By Andrea Tornielli
“Where many saw only a sinner, a blasphemer, a tax collector, an evildoer or even a traitor, Jesus was able to see apostles. Such is the beauty that his gaze invites us to proclaim, a gaze that transforms and brings out the best in others.” These words, which become flesh in the witness borne by so many Christians in every part of the world, are key to understanding mission as proposed by Francis on his third and final day in Thailand. The Pope offered this view of mission while speaking to priests, religious, seminarians and catechists in St. Peter's Parish of Wat Roman in the village of Tha Kham, not far from Bangkok.
Jesus’ gaze is one that “shatters all determinisms, fatalisms and standards.” Because, as the Pope said shortly afterwards to Thai bishops gathered in the Shrine of Blessed Nicholas Bunkerd Kitbamrung, “the mission, even prior to things to be done or projects to be implemented, demands the cultivation of a gaze and a sense of smell. The mission calls for a paternal and maternal concern, because the sheep is only lost when the shepherd gives it up for lost, and not before”.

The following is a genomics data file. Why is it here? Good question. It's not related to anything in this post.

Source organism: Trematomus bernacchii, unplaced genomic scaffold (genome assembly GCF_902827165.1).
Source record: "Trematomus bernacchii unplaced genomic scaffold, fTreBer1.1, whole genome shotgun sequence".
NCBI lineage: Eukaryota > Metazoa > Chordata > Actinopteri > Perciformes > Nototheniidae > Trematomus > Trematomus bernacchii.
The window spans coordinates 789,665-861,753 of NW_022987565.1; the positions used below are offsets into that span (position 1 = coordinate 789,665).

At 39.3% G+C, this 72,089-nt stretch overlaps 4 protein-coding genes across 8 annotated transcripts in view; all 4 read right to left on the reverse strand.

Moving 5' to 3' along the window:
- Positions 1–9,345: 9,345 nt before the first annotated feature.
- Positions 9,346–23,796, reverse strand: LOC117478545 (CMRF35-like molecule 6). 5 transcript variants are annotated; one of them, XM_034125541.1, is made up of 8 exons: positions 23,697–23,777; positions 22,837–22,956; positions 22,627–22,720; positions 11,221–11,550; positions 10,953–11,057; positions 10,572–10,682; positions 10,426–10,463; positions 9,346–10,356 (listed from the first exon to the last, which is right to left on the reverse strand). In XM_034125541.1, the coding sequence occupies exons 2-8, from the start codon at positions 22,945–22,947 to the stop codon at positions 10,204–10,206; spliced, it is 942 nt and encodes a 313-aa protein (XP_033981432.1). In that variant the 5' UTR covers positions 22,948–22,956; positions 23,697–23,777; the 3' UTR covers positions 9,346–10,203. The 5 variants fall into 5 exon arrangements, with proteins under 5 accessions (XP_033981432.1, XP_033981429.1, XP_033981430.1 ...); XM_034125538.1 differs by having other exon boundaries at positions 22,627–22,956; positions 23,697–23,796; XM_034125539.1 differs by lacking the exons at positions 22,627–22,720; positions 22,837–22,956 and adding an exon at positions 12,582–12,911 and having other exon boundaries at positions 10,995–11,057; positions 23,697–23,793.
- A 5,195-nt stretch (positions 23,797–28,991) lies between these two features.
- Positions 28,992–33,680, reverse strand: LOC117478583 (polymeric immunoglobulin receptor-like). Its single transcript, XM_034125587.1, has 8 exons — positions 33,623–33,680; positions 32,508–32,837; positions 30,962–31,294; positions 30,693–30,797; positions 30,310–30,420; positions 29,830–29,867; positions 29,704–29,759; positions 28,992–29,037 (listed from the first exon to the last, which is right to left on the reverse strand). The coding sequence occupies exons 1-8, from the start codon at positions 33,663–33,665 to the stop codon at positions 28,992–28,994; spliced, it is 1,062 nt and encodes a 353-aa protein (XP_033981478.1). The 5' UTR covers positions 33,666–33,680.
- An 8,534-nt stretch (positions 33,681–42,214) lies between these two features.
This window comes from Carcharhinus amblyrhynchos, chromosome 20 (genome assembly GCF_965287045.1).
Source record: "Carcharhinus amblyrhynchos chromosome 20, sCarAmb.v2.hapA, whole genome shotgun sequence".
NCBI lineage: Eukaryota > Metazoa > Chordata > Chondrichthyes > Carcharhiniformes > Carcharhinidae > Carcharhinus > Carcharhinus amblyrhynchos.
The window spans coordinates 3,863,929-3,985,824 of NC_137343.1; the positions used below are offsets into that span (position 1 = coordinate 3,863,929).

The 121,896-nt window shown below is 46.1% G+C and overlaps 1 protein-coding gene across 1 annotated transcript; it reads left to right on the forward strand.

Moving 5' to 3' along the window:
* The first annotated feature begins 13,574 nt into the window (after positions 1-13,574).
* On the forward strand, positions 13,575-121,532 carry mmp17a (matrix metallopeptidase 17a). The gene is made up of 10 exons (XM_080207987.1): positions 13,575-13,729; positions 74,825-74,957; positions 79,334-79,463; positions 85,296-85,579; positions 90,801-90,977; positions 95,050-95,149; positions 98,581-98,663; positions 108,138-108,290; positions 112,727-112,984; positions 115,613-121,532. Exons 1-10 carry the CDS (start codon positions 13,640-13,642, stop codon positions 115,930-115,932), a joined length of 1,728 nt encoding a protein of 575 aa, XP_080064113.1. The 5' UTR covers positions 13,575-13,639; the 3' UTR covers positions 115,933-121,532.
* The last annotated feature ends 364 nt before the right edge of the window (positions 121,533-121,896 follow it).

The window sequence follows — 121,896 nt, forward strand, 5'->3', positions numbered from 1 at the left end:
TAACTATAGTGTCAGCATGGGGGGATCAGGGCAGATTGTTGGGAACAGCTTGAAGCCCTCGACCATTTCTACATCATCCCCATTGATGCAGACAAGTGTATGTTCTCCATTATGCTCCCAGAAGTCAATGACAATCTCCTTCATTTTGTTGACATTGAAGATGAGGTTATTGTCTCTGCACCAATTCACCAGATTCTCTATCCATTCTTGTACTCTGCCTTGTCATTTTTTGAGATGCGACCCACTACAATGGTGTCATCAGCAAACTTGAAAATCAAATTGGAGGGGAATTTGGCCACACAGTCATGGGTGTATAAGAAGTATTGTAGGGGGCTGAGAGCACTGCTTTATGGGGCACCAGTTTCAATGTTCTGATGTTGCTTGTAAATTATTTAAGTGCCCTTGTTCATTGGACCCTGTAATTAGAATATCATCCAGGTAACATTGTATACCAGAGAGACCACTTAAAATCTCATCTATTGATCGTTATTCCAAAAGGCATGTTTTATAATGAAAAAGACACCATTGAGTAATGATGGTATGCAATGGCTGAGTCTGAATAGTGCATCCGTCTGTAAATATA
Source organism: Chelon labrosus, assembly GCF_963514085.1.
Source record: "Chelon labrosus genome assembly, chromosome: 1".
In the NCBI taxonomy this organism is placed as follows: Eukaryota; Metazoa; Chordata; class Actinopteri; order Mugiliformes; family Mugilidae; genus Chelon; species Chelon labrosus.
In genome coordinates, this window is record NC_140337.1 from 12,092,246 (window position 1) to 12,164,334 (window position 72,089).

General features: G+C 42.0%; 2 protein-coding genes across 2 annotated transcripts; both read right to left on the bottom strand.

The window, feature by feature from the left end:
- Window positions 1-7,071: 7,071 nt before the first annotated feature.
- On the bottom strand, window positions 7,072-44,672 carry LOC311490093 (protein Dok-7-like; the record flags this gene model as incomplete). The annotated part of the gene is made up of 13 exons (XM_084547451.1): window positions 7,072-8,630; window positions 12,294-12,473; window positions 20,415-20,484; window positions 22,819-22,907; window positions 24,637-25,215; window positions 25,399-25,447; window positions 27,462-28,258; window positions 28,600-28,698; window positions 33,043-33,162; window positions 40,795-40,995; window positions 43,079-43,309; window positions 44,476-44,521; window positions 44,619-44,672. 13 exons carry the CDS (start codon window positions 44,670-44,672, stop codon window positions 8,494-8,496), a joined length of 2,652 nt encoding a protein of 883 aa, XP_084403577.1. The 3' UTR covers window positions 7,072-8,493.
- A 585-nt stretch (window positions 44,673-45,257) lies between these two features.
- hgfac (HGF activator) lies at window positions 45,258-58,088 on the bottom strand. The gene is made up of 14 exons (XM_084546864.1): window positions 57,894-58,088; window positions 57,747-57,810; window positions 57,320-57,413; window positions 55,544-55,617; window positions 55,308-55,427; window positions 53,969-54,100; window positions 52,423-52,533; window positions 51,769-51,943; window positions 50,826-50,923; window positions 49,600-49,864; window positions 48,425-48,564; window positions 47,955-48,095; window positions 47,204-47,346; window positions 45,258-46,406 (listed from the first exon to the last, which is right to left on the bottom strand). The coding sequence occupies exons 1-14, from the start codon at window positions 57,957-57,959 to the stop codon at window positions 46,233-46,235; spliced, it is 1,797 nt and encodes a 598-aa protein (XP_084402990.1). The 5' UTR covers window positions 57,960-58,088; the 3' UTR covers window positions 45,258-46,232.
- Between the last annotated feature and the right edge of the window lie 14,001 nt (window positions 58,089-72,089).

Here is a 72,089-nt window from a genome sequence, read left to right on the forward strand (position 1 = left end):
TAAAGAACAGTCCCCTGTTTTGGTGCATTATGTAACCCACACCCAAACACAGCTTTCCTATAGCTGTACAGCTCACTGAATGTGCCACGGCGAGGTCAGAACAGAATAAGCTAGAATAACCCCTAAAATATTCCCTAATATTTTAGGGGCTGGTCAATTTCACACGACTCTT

The consequence of this positive gaze is inculturation, which is typical of Christian mission and capable of giving value to everything that is valuable in the cultures and traditions of different peoples. “The Lord – the Pope told the religious - did not call us and send us forth into the world to impose obligations on people, or lay heavier burdens than those they already have, which are many, but rather to share joy, a beautiful, new and surprising horizon”. We must not "be afraid to continue inculturating the Gospel. We need to seek new ways of transmitting the word, ways that are capable of mobilizing and awakening a desire to know the Lord” letting “the Gospel be stripped of fine but foreign garb; to let it “sing” with the native music of this land and inspire the hearts of our brothers and sisters with the same beauty that set our own hearts on fire.”